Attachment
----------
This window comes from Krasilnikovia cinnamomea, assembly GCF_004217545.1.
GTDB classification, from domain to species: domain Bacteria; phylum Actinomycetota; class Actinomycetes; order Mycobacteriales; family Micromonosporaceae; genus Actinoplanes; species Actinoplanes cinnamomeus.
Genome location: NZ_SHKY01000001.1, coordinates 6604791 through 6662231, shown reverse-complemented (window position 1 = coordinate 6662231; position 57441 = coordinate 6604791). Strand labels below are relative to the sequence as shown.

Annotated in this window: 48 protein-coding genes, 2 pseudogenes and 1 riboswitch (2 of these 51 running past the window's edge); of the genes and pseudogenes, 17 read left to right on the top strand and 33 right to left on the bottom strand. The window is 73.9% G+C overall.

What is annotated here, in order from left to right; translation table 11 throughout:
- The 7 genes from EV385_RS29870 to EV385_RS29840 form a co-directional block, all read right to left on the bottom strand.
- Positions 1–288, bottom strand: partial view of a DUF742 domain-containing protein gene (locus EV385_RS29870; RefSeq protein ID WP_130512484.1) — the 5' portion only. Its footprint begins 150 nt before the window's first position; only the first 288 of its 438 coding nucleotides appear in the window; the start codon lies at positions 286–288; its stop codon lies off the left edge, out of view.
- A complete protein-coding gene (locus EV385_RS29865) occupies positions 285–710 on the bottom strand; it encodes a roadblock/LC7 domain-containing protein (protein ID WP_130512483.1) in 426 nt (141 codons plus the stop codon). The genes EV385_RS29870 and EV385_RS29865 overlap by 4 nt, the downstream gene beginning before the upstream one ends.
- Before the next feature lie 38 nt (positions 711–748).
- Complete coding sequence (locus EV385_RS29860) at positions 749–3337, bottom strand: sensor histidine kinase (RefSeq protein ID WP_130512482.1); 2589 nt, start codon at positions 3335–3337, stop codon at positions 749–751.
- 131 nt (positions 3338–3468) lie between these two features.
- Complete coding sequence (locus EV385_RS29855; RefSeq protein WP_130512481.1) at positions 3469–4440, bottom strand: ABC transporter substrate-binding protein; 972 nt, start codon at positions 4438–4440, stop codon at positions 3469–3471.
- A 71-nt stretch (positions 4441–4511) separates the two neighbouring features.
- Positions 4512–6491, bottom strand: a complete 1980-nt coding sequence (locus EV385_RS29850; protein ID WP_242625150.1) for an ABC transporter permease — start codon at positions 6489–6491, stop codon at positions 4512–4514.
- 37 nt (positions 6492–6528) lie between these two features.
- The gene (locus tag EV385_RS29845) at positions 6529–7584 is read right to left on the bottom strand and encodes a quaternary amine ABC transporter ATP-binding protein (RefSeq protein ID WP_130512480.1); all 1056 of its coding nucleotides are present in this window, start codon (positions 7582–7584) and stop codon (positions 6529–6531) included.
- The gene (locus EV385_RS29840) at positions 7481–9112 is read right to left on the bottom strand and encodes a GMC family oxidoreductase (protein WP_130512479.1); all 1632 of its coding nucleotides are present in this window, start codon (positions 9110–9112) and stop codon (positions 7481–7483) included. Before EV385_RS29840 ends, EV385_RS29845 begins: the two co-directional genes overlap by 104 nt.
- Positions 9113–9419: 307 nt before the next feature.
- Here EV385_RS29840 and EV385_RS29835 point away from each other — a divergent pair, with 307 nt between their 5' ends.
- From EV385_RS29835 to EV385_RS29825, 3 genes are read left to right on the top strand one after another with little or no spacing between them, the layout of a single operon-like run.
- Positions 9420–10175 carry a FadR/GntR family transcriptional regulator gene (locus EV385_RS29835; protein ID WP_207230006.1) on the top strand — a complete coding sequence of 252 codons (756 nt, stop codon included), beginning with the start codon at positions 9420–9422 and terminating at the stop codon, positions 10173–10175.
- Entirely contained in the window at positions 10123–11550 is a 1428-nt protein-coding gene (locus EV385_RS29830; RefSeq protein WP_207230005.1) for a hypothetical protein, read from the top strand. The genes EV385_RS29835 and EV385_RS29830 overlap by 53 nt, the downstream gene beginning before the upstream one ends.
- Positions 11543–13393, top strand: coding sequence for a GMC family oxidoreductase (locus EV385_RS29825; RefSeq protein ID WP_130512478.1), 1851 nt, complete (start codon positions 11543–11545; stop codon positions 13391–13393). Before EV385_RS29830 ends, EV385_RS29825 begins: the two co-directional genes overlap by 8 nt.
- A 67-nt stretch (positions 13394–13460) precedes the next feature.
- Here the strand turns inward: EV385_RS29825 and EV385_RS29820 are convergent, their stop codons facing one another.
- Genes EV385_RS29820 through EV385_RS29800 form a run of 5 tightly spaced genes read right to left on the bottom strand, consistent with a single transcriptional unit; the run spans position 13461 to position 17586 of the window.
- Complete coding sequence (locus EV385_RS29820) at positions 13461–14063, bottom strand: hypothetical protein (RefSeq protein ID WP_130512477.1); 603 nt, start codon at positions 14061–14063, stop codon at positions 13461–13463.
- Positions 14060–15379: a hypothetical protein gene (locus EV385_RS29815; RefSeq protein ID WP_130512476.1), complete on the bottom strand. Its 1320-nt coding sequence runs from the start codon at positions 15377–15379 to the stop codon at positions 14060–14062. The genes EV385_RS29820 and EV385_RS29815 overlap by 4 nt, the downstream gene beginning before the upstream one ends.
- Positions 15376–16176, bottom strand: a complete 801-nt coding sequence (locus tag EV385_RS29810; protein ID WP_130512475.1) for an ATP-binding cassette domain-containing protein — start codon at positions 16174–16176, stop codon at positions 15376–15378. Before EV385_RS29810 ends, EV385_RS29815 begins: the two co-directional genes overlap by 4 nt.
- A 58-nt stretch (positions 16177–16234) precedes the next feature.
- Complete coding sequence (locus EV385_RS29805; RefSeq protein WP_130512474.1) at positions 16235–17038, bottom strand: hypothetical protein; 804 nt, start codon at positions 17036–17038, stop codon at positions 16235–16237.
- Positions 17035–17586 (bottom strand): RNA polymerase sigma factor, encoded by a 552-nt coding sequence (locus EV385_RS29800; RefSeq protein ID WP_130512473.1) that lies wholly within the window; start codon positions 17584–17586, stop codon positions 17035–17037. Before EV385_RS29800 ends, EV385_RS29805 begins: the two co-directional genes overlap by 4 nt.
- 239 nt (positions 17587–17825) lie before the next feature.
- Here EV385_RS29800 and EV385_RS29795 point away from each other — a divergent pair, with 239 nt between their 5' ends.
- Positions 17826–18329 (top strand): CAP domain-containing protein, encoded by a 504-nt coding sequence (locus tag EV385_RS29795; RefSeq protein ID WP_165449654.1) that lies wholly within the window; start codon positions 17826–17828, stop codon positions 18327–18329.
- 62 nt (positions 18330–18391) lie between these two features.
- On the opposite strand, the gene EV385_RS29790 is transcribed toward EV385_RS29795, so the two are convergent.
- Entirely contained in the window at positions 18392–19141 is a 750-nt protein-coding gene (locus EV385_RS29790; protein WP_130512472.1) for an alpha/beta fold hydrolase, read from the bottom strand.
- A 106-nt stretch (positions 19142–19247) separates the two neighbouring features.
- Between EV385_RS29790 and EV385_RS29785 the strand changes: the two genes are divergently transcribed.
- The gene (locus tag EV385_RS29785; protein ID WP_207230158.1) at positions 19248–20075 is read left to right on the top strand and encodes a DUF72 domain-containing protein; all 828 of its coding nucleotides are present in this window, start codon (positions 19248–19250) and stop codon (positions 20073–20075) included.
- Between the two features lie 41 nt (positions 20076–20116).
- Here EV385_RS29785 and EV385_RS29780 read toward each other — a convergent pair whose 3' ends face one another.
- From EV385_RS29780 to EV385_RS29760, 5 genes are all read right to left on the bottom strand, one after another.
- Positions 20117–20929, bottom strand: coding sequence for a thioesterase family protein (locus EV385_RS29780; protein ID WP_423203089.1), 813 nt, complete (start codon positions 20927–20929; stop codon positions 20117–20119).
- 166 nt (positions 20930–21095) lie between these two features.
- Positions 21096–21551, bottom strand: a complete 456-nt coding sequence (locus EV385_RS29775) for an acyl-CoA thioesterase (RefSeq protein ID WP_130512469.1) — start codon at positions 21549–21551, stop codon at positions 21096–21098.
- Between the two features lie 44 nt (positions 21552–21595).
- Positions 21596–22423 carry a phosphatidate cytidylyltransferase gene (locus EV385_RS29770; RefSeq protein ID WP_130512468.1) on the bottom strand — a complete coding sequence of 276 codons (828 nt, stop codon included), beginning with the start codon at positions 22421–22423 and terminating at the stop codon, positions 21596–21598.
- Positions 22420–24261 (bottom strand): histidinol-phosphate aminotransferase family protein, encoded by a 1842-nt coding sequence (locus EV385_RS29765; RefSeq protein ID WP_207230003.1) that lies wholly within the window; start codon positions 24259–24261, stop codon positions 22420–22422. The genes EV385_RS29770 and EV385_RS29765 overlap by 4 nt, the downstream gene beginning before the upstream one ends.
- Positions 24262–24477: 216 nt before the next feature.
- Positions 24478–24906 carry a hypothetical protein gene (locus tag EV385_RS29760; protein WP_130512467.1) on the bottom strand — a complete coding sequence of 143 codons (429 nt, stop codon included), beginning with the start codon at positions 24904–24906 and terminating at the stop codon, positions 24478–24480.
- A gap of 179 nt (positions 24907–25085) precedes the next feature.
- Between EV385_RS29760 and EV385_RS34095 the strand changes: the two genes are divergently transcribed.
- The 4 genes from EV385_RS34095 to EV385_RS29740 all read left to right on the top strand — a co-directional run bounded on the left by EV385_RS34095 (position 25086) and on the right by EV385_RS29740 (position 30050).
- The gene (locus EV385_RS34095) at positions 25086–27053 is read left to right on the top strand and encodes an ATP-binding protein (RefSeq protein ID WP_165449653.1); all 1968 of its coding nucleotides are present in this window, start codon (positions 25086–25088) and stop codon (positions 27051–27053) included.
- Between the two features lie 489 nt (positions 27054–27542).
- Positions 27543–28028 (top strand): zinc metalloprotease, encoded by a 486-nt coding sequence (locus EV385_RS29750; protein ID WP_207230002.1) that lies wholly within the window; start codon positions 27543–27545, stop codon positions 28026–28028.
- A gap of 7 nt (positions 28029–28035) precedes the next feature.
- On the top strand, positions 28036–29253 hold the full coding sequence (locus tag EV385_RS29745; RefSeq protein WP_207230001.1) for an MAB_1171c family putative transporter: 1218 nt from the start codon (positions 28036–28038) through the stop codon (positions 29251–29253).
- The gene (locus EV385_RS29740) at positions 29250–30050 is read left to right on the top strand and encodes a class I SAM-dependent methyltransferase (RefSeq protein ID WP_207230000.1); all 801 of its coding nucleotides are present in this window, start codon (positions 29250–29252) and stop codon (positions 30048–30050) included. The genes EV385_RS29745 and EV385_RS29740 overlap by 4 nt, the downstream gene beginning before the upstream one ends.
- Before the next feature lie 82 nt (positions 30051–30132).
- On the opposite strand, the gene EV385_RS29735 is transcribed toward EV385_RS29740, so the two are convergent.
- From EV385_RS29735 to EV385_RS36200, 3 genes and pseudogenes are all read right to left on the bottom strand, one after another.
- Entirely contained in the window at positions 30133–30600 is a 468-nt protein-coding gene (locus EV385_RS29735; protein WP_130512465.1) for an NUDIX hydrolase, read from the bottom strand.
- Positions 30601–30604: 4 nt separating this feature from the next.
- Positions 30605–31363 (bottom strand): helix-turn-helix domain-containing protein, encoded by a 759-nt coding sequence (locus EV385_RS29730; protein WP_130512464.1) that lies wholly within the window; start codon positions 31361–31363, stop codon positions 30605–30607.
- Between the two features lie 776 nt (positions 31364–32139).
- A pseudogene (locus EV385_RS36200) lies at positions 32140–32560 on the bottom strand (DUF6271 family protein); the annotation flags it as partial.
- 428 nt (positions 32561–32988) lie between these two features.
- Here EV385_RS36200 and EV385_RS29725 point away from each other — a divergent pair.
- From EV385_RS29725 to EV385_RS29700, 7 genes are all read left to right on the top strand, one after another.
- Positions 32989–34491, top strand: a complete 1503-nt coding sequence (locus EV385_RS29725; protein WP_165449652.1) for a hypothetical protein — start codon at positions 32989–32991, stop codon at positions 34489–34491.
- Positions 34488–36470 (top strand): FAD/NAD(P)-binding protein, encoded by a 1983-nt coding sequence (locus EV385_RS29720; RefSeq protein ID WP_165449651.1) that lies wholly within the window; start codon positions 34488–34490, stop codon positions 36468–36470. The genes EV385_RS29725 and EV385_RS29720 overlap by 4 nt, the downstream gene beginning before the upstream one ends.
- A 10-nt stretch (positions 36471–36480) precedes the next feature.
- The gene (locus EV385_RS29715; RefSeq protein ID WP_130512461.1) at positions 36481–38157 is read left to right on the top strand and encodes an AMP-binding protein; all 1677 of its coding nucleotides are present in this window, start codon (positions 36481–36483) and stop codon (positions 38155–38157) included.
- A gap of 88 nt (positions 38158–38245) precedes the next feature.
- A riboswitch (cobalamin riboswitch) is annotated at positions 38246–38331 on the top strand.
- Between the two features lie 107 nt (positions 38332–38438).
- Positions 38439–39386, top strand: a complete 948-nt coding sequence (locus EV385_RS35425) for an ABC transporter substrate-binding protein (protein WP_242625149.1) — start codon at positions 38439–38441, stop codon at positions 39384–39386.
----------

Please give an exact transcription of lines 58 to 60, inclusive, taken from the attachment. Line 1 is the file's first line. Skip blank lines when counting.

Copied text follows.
- Positions 27543–28028 (top strand): zinc metalloprotease, encoded by a 486-nt coding sequence (locus EV385_RS29750; protein ID WP_207230002.1) that lies wholly within the window; start codon positions 27543–27545, stop codon positions 28026–28028.
- A gap of 7 nt (positions 28029–28035) precedes the next feature.
- On the top strand, positions 28036–29253 hold the full coding sequence (locus tag EV385_RS29745; RefSeq protein WP_207230001.1) for an MAB_1171c family putative transporter: 1218 nt from the start codon (positions 28036–28038) through the stop codon (positions 29251–29253).